Posted Thu, Mar 18, 2010 by Sardu
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As MMO gamers, we've come to take many things for granted when first embarking on a journey through a new title. But what happens if you were to remove some of the more commonplace things like an XP bar, character classes or even the option to play in third person? I discovered the answers to these questions and many more during my recent time spent in Mortal Online, a game which in many ways is like stepping into an MMOG for the first time again. We'll take a look at this plus links to the latest and greatest Ten Ton Hammer exclusives today in Loading... A Change in Perspective
You vote with what you view at Ten Ton Hammer, and the result is the Ten Ton Pulse (What is The Pulse?).
Here are today's top 5 Pulse results over the last week:
Biggest movers in the last seven days :
"What's the object of the game?"
"It's a mystery. It's almost like figuring out the object of the game IS the object of the game."
If you've been following Caprica, SyFy's newest excursion into the Battlestar Galactica universe, then the above quote may sound familiar to you. It comes from a recent episode when one of the principle characters makes her first trip to a place called New Cap City, which is a game of sorts that can be accessed through the series' virtual reality world, known simply as V-world.
While we're still a good few years away from that type of fully immersive massively multiplayer experience, some of the concepts present in New Cap City should be fairly familiar with most MMO gamers. For starters, it's a fully PvP world, and while no one seems to really know the exact object of the game they do, however, understand one key gameplay element: survival. You see, in New Cap City the death penalty can be pretty harsh. If your avatar dies there you're forced into a permadeath of sorts, never able to return so it's game over if you die.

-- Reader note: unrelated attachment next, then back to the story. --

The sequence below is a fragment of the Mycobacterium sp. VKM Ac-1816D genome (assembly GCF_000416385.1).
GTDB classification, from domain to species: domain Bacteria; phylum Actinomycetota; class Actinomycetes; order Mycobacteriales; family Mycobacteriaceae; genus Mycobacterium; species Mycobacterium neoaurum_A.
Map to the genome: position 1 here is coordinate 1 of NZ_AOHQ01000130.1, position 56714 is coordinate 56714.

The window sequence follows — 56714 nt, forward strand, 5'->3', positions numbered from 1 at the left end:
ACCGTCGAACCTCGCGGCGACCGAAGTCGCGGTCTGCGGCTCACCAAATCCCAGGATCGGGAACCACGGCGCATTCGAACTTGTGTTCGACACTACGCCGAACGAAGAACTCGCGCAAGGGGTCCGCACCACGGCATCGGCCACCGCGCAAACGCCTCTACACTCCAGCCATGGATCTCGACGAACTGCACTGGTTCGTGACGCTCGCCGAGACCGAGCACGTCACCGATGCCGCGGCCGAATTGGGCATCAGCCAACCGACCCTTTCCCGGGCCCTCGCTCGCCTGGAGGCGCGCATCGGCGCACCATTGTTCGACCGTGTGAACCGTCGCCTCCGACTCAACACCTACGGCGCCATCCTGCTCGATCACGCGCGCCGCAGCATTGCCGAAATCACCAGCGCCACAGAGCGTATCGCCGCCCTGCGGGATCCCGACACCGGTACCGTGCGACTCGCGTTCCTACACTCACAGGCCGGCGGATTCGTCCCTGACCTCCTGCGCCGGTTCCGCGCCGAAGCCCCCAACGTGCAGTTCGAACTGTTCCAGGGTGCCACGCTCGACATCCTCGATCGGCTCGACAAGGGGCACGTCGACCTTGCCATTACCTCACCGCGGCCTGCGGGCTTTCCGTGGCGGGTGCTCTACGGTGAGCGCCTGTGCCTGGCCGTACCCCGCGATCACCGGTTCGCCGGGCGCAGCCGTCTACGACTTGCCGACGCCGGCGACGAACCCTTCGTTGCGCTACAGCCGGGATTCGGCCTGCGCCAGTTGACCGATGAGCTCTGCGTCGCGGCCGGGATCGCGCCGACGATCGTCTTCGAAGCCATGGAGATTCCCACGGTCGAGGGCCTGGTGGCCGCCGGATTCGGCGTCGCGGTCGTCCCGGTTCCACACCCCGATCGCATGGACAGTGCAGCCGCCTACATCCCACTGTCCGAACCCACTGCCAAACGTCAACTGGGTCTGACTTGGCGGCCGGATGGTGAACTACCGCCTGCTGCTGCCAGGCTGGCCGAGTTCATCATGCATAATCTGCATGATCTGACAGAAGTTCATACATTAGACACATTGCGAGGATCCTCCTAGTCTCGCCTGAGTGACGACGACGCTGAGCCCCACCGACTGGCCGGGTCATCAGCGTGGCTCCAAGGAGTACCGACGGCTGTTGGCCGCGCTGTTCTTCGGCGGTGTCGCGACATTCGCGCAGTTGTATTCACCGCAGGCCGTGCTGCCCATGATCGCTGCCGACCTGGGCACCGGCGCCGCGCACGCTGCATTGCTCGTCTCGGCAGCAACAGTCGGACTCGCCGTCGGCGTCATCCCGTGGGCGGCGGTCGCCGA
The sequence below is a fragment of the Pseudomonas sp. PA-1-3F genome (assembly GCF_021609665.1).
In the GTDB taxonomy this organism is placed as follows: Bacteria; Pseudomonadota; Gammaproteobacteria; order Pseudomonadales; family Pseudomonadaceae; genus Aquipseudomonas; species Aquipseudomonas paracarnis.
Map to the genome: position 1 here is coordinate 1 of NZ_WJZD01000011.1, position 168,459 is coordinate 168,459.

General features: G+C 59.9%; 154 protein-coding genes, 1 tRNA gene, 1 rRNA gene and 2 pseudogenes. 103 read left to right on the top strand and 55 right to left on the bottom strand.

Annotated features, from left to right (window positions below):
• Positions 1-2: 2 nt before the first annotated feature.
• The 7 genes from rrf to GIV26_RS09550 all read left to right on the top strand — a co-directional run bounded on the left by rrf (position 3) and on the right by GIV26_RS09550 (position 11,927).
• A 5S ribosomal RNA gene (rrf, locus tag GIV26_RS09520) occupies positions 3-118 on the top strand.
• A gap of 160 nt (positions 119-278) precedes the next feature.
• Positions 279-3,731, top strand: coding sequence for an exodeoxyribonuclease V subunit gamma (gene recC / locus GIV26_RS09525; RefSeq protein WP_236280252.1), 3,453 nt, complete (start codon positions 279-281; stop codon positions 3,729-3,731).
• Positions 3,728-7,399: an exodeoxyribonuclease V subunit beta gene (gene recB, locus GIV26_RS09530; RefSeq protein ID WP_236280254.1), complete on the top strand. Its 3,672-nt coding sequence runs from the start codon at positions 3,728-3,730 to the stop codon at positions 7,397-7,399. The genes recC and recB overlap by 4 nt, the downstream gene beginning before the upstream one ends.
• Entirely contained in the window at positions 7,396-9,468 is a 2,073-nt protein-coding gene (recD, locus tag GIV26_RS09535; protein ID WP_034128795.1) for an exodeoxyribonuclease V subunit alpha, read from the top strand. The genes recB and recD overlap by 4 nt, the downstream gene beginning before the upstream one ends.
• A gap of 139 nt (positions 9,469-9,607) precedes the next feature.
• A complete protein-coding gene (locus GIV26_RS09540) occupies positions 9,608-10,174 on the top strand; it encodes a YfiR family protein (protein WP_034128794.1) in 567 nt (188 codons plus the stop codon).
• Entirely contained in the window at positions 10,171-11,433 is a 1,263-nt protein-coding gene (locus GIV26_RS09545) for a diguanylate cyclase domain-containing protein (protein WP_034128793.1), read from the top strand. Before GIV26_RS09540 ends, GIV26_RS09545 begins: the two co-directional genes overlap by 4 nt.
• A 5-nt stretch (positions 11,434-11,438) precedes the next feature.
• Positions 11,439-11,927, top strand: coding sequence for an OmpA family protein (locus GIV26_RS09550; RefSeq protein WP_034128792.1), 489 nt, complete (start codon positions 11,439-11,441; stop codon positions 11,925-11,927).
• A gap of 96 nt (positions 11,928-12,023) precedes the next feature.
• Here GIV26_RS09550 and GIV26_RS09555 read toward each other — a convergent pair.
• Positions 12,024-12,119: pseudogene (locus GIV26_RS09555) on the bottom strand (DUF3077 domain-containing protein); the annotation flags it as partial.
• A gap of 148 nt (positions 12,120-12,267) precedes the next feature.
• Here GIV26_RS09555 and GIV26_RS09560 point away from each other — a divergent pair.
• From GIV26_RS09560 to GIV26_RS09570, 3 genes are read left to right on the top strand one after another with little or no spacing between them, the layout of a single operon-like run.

Taking my first awkward steps into the Mortal Online open beta recently, many of these things sprang instantly to mind. Okay, maybe not the permadeath and fancy holographic world setting, but the idea of not really being sure what the object of the game is paired with a potentially harsh PvP environment were certainly present.
Character creation in Mortal Online offers players plenty of familiar elements such as the ability to make minor tweaks and adjustments to get your eyebrows looking just right. However, rather than picking a race or class and pressing a shiny red play button to dive into the game, instead you're able to customize your race by making a number of selections for your character's ancestry. Each of your decisions here will have some direct impact on your starting stats, as will the background you select. Background selection also helps determine which skills your character starts out with, though this is by no means locking you into any kind of predefined class role.
Logging into the game with my freshly minted Sarduccan character, I found myself stumbling around on a hillside just outside of one of the numerous starting villages. Unlike many MMOGs where hand-holding tutorials and breadcrumb quest lines are the rule, Mortal Online is very much a throwback to an earlier point in the industry's history where your first task wasn't to look for the closest yellow exclamation point on your minimap, but rather trying to figure out the basics. How do I fight? How do I interact with NPCs? Do I have any abilities, and if so where can I find them?